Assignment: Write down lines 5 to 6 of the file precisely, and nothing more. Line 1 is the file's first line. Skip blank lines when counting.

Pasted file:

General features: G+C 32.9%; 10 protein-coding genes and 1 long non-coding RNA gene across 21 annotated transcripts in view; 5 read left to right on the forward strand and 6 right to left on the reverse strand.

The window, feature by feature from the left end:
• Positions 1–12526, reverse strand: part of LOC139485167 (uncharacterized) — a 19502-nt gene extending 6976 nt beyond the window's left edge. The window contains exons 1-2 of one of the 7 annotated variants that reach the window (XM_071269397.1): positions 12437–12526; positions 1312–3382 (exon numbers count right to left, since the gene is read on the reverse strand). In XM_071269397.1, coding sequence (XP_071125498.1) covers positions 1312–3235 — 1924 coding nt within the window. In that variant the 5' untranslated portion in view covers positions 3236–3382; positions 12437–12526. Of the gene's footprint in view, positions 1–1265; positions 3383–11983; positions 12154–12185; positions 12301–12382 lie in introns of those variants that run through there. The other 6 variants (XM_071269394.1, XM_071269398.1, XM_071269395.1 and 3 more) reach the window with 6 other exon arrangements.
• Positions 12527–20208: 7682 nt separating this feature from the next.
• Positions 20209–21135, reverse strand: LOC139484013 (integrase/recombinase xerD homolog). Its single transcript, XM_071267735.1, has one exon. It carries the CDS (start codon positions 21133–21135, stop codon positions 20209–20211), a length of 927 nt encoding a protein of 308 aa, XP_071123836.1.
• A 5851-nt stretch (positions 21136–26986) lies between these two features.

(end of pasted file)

• Positions 20209–21135, reverse strand: LOC139484013 (integrase/recombinase xerD homolog). Its single transcript, XM_071267735.1, has one exon. It carries the CDS (start codon positions 21133–21135, stop codon positions 20209–20211), a length of 927 nt encoding a protein of 308 aa, XP_071123836.1.
• A 5851-nt stretch (positions 21136–26986) lies between these two features.